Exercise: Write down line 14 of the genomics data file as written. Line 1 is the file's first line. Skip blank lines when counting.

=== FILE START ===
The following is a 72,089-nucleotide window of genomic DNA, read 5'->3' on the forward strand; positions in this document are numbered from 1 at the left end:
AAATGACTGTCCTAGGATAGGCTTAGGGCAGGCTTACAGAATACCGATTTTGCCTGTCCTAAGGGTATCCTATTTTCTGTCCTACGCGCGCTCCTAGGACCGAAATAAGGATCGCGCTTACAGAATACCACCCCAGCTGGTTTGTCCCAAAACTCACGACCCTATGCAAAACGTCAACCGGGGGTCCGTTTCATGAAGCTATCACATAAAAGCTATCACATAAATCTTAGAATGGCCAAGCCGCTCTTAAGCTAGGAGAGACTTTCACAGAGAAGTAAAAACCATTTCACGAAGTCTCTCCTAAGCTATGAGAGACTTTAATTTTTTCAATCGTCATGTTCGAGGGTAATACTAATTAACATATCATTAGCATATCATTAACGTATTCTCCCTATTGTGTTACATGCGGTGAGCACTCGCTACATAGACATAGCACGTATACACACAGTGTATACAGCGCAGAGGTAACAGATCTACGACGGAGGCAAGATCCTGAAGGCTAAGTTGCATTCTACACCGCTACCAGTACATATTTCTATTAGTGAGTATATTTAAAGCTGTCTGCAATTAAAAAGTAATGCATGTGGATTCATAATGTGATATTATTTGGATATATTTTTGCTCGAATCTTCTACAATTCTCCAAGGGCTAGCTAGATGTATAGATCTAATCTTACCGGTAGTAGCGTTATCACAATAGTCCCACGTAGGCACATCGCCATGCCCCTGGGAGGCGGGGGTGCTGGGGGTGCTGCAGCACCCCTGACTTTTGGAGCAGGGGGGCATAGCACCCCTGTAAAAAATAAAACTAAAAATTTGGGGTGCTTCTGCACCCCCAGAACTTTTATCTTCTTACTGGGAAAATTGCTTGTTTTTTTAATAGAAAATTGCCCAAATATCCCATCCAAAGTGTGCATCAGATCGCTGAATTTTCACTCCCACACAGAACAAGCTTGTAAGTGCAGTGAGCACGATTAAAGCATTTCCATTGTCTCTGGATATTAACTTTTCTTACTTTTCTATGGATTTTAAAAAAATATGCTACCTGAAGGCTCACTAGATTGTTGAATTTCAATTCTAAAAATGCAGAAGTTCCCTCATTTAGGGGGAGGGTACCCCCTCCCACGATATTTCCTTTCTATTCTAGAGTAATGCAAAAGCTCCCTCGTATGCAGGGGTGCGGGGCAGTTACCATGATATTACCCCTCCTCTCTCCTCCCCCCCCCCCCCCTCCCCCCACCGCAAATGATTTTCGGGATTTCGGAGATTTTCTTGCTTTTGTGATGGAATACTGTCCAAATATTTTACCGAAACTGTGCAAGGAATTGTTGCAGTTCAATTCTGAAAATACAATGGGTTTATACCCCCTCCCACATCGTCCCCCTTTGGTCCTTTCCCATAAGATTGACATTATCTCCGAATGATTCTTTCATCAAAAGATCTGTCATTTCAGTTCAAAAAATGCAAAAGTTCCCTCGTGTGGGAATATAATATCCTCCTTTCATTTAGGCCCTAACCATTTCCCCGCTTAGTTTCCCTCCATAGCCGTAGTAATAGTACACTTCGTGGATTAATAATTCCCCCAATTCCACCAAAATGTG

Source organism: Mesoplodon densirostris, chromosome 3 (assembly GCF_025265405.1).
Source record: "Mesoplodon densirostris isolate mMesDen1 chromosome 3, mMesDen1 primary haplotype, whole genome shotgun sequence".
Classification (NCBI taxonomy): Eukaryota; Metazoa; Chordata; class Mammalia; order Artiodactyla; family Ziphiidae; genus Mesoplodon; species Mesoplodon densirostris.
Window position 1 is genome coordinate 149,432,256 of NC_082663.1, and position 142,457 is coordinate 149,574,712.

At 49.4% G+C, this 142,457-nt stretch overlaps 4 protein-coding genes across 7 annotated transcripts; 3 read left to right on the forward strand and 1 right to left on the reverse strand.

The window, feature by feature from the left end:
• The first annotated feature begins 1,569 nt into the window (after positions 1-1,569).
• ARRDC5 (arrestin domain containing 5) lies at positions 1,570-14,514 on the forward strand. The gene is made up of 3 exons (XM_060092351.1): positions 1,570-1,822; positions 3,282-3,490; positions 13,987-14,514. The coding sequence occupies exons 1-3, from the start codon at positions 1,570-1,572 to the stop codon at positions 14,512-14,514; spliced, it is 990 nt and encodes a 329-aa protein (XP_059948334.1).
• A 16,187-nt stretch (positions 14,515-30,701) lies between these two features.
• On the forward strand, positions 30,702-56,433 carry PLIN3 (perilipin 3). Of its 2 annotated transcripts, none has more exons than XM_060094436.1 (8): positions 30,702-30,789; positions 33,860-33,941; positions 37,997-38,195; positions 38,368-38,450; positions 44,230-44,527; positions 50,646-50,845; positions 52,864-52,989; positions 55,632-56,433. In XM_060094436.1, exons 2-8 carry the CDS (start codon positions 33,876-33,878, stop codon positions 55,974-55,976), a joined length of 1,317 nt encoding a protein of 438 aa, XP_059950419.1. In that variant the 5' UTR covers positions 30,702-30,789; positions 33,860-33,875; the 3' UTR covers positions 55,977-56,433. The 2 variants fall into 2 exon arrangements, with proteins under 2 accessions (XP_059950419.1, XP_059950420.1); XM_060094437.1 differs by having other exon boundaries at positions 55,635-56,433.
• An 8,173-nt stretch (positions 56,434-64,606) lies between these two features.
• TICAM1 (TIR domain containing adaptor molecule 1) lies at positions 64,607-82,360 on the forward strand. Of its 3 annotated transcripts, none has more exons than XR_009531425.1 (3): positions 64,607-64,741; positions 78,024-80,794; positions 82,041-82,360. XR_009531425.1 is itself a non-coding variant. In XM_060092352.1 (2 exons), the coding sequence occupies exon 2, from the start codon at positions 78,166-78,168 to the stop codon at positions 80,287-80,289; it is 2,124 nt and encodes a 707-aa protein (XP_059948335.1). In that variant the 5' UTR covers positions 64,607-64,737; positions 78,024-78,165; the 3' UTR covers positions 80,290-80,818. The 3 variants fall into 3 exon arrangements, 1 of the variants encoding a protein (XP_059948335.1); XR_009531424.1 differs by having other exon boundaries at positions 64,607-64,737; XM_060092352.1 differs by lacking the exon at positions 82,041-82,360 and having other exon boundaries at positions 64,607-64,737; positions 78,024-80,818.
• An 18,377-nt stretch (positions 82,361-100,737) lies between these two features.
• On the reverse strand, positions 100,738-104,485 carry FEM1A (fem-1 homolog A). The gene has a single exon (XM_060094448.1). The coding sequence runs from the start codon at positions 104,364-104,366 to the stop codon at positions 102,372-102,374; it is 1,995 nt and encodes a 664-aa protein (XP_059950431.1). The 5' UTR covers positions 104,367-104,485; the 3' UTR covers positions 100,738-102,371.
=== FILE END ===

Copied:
• TICAM1 (TIR domain containing adaptor molecule 1) lies at positions 64,607-82,360 on the forward strand. Of its 3 annotated transcripts, none has more exons than XR_009531425.1 (3): positions 64,607-64,741; positions 78,024-80,794; positions 82,041-82,360. XR_009531425.1 is itself a non-coding variant. In XM_060092352.1 (2 exons), the coding sequence occupies exon 2, from the start codon at positions 78,166-78,168 to the stop codon at positions 80,287-80,289; it is 2,124 nt and encodes a 707-aa protein (XP_059948335.1). In that variant the 5' UTR covers positions 64,607-64,737; positions 78,024-78,165; the 3' UTR covers positions 80,290-80,818. The 3 variants fall into 3 exon arrangements, 1 of the variants encoding a protein (XP_059948335.1); XR_009531424.1 differs by having other exon boundaries at positions 64,607-64,737; XM_060092352.1 differs by lacking the exon at positions 82,041-82,360 and having other exon boundaries at positions 64,607-64,737; positions 78,024-80,818.